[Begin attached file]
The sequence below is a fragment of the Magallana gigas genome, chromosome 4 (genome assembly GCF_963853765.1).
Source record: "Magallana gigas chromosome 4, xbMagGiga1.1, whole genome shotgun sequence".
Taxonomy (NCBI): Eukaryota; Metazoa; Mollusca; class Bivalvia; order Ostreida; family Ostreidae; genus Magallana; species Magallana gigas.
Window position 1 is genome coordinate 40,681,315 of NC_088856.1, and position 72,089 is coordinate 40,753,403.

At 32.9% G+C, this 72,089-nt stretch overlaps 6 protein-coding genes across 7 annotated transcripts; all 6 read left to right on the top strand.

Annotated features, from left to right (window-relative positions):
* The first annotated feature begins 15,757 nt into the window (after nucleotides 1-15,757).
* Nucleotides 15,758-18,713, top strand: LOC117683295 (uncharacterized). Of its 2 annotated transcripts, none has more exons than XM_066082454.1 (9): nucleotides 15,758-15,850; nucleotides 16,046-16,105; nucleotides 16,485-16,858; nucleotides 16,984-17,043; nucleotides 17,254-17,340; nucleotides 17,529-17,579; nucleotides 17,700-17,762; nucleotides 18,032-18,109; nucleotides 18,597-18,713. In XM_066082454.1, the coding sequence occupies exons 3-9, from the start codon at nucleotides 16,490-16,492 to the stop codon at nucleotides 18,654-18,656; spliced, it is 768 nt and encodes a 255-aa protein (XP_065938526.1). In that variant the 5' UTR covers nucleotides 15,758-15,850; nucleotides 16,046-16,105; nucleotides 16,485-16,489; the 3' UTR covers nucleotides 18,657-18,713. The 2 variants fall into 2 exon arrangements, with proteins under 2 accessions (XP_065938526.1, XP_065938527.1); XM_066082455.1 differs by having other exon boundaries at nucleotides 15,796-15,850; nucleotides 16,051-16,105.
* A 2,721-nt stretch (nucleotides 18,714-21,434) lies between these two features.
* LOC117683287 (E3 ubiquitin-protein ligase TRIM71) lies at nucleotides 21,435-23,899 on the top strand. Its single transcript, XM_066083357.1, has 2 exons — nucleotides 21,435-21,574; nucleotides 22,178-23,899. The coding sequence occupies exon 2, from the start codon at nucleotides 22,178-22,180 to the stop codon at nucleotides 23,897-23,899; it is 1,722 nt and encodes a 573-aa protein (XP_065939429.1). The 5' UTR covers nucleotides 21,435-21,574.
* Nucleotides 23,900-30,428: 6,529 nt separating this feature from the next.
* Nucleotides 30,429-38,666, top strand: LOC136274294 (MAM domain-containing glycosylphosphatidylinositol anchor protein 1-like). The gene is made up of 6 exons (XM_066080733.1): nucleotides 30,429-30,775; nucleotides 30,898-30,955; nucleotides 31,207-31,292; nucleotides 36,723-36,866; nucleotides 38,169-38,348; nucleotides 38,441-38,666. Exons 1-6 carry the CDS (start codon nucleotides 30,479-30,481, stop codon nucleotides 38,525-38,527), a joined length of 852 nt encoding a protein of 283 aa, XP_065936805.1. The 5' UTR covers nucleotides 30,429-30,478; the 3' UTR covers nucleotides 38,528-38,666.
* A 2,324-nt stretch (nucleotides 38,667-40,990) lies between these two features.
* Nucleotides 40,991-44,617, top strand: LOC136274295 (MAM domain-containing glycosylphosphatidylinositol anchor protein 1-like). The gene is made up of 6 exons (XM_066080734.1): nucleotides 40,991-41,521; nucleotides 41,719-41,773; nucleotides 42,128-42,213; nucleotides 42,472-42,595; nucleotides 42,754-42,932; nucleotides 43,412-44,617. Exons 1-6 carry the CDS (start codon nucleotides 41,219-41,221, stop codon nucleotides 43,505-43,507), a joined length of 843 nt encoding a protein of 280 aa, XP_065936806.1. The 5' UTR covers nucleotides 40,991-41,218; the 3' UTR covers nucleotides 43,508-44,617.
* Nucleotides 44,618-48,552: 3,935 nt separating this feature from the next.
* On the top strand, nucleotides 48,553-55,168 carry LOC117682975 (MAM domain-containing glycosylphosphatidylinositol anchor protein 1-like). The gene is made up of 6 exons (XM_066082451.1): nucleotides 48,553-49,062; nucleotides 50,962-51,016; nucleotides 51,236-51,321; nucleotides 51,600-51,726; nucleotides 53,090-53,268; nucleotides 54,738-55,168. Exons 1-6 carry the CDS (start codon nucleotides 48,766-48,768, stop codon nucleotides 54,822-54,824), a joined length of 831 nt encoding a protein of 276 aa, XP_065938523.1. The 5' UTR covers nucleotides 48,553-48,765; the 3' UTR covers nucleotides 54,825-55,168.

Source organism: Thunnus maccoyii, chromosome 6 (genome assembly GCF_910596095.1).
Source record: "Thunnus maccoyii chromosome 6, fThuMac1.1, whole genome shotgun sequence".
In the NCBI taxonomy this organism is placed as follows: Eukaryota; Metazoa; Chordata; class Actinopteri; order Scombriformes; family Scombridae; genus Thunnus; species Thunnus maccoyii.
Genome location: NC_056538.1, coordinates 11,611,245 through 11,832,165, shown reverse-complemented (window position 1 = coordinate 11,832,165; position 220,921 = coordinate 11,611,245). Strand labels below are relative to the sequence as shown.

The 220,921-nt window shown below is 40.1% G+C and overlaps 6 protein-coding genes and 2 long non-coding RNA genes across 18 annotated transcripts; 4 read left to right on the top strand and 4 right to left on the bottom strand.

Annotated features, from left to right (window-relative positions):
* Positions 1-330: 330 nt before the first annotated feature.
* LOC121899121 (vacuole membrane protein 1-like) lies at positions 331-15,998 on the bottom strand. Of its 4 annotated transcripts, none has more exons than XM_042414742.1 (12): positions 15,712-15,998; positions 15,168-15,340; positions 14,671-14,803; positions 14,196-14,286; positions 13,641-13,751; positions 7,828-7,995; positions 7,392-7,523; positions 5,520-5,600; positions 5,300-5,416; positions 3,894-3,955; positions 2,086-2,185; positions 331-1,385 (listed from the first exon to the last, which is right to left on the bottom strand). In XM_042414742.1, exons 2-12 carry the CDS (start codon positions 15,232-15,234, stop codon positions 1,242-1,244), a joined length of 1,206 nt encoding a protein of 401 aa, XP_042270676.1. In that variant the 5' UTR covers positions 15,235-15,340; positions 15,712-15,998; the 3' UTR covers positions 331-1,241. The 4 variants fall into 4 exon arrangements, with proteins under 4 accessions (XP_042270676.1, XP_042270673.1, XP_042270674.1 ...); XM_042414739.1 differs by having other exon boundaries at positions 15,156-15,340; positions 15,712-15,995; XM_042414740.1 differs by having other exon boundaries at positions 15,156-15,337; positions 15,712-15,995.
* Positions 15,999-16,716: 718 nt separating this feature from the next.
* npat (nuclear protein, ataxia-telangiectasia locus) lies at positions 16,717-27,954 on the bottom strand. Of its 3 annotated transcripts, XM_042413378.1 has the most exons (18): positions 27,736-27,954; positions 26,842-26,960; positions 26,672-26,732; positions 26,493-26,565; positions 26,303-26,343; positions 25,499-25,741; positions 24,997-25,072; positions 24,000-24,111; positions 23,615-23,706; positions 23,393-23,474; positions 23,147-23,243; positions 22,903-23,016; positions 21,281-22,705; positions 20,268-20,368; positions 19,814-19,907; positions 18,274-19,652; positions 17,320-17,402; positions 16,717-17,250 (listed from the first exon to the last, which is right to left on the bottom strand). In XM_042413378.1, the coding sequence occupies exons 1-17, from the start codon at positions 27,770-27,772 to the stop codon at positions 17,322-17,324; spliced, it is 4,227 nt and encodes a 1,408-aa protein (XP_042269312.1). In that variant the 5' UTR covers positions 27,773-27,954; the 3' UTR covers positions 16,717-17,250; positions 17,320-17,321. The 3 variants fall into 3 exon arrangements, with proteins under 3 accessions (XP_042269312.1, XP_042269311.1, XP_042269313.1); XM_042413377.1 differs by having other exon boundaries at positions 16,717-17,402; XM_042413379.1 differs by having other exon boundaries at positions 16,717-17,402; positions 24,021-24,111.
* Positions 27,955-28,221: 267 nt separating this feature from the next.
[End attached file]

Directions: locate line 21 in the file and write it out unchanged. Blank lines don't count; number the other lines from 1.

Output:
The 220,921-nt window shown below is 40.1% G+C and overlaps 6 protein-coding genes and 2 long non-coding RNA genes across 18 annotated transcripts; 4 read left to right on the top strand and 4 right to left on the bottom strand.